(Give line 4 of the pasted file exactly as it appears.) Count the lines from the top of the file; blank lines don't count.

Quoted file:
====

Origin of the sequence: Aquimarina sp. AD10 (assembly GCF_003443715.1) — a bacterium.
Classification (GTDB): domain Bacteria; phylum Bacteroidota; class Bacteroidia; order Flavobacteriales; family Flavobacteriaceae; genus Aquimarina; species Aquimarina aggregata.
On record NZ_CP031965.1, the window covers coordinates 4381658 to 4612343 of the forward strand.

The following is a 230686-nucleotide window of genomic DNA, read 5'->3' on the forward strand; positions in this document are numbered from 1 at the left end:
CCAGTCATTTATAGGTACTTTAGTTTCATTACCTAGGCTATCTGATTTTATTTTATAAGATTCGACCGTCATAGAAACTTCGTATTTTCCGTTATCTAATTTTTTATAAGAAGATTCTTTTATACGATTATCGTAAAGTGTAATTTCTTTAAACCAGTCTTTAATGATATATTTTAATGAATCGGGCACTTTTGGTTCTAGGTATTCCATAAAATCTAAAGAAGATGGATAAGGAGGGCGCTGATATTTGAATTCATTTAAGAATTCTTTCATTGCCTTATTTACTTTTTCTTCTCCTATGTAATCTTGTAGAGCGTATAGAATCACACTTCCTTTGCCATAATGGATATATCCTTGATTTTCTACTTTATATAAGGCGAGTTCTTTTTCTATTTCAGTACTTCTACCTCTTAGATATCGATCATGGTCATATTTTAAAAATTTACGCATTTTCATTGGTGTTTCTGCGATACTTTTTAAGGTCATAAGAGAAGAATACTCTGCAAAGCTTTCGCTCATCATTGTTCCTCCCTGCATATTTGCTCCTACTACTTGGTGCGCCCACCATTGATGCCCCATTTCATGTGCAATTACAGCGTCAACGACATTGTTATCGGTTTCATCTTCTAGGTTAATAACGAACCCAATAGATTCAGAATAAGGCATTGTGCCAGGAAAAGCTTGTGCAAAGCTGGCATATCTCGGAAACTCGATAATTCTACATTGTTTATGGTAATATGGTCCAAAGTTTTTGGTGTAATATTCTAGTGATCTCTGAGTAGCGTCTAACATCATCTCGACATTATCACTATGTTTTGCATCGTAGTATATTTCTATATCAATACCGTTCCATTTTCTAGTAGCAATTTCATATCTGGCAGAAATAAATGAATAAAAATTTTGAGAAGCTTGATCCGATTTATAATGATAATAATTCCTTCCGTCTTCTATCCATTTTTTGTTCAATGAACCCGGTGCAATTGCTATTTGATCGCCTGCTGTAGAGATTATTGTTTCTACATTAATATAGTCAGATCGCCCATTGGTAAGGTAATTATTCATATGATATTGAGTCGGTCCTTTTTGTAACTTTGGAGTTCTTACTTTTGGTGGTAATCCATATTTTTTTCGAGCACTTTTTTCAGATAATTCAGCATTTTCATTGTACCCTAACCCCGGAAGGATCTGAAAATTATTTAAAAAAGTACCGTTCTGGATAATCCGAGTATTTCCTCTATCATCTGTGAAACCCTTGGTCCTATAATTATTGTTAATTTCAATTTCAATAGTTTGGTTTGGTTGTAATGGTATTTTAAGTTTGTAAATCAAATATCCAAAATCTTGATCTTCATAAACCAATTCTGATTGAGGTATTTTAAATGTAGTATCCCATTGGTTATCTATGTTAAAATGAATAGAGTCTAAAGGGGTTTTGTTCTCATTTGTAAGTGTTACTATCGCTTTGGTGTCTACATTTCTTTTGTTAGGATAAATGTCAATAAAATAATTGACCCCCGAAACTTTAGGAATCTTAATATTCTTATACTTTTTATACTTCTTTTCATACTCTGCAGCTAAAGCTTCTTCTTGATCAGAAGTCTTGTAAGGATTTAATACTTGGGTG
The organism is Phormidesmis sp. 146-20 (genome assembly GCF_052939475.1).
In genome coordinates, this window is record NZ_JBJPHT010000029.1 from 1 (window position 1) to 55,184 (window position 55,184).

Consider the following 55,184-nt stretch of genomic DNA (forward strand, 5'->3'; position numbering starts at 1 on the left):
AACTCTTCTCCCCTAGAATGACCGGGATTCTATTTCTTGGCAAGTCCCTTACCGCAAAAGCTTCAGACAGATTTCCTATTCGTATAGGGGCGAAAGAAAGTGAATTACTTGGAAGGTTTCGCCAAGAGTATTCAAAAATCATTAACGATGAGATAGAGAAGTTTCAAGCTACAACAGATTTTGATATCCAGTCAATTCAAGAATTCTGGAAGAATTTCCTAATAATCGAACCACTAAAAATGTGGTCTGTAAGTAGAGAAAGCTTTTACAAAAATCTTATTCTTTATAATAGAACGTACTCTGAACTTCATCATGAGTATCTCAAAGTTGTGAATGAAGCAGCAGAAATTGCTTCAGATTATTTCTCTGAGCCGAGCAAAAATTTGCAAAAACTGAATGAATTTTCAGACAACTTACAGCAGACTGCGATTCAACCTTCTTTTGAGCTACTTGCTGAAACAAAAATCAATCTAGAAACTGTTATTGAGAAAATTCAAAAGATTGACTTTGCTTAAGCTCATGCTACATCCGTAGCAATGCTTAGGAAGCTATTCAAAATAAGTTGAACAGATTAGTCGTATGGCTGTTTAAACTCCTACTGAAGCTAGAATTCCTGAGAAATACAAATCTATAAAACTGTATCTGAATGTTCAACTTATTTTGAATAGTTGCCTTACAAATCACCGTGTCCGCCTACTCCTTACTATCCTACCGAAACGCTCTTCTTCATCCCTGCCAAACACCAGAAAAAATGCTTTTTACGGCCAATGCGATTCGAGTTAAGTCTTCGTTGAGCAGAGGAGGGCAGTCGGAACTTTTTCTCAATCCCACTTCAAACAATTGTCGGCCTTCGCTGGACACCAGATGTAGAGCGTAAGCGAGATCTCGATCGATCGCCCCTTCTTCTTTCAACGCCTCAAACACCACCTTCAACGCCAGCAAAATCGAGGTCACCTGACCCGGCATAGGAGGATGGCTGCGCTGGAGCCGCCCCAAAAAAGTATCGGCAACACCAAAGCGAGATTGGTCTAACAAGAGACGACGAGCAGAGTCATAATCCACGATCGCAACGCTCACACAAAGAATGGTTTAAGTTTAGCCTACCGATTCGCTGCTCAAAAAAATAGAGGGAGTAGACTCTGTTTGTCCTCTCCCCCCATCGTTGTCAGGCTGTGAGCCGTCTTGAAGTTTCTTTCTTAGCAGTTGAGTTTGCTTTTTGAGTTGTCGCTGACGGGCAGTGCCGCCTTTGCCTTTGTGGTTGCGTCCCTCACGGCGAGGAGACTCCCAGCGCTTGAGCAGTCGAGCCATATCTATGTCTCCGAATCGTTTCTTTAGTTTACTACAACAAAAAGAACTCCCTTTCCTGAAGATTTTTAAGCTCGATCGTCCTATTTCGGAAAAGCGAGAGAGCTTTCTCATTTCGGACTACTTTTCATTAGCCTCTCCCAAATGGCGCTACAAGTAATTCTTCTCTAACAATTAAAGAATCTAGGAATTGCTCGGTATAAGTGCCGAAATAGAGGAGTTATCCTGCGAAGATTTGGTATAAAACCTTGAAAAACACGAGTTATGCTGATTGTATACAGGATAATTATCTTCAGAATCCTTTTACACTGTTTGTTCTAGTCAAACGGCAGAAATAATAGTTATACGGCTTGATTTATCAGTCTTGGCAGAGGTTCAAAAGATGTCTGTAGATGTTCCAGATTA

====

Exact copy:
The following is a 230686-nucleotide window of genomic DNA, read 5'->3' on the forward strand; positions in this document are numbered from 1 at the left end: